Next: "We must bury the claim of pain being the fifth vital sign"


 Thus, this “virtual” national epidemic of untreated pain and subsequent adoption of pain as the fifth vital sign has, in my view and the view of many clinicians, resulted in the brutal and harsh reality of a national opioid and heroin crisis. As evidence, since pain received this additional focus, the number of prescriptions for opioids has escalated from around 76 million in 1991 to nearly 220 million in 2011.[2]

Looking at some recent data from the American Society of Addiction Medicine, one can truly see that the adoption of pain as the fifth vital sign resulted in many adverse and unintended consequences:

·      Drug overdose is the leading cause of accidental death in the United States. There were 47,055 lethal drug overdoses in 2014 alone. Opioid addiction is driving this epidemic, with 18,893 overdose deaths related to prescription pain relievers and 10,574 overdose deaths related to heroin;


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·      From 1999 to 2008, overdose death rates, sales and substance-use disorder treatment admissions related to prescription pain relievers increased in parallel. The overdose death rate in 2008 was nearly four times the 1999 rate;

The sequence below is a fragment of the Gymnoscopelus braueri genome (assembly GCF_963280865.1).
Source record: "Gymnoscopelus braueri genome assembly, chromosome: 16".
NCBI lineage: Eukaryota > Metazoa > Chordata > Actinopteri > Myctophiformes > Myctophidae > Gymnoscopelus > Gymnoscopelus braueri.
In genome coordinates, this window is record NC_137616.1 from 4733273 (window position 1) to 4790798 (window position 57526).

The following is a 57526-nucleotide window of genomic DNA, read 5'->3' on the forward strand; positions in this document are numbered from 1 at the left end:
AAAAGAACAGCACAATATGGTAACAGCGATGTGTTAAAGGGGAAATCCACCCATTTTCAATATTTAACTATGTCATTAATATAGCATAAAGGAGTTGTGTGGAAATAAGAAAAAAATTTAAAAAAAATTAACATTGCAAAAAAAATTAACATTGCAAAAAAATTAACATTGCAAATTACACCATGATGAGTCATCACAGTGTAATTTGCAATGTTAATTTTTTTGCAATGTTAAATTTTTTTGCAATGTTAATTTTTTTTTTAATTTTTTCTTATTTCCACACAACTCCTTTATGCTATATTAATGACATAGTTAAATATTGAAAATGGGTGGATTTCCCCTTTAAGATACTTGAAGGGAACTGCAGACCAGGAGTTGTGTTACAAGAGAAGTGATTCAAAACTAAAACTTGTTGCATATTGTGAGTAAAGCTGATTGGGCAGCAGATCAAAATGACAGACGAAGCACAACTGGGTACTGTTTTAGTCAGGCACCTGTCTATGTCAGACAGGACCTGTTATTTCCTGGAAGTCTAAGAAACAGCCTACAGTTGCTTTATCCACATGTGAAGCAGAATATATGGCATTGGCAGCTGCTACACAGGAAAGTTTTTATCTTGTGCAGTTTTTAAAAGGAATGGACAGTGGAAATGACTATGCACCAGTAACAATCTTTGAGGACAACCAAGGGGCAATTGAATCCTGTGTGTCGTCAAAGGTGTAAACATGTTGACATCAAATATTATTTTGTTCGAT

·      In 2012, 259 million prescriptions were written for opioids, which, in numeric terms, equates to one bottle of pills for every adult American;

·      Four out of five new heroin users started out misusing prescription painkillers. As a consequence, the rate of heroin overdose deaths nearly quadrupled from 2000 to 2013. In 2014, more than 467,000 adolescents were non-medical users of a pain reliever.

How do we pull ourselves out of this opioid abyss and begin to reverse these sobering statistics?

First and foremost, we must bury the claim of pain being the fifth vital sign and replace it with a 21st Century pain assessment tool that incorporates objective evidence and measures of pain. We must provide improved pain management education for our healthcare providers. In June 2016, The American Medical Association (AMA) removed pain as a vital sign.


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The AMA was followed, in September 2016, by the American Academy of Family Physicians (AAFP). The AAFP voted to drop pain scores as the fifth vital sign, partly in reaction to being seen as a scapegoat for the nation’s opioid overdose epidemic. Even Tom Frieden, MD, MPH, director of the Centers for Disease Control, has called the opioid epidemic “doctor driven.” But physicians in many specialties have explained that they feel pressure to overprescribe opioids, and do so to attain higher patient-satisfaction scores for themselves and their hospitals.[3]

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The Joint Commission must also take steps to remove the threat of hospital sanctions for the perceived under treatment of pain. The federal government, likewise, through the Centers for Medicare & Medicaid Services, must move toward the removal of the so-called subjective patient assessment of pain from the value-based payments that hospitals receive.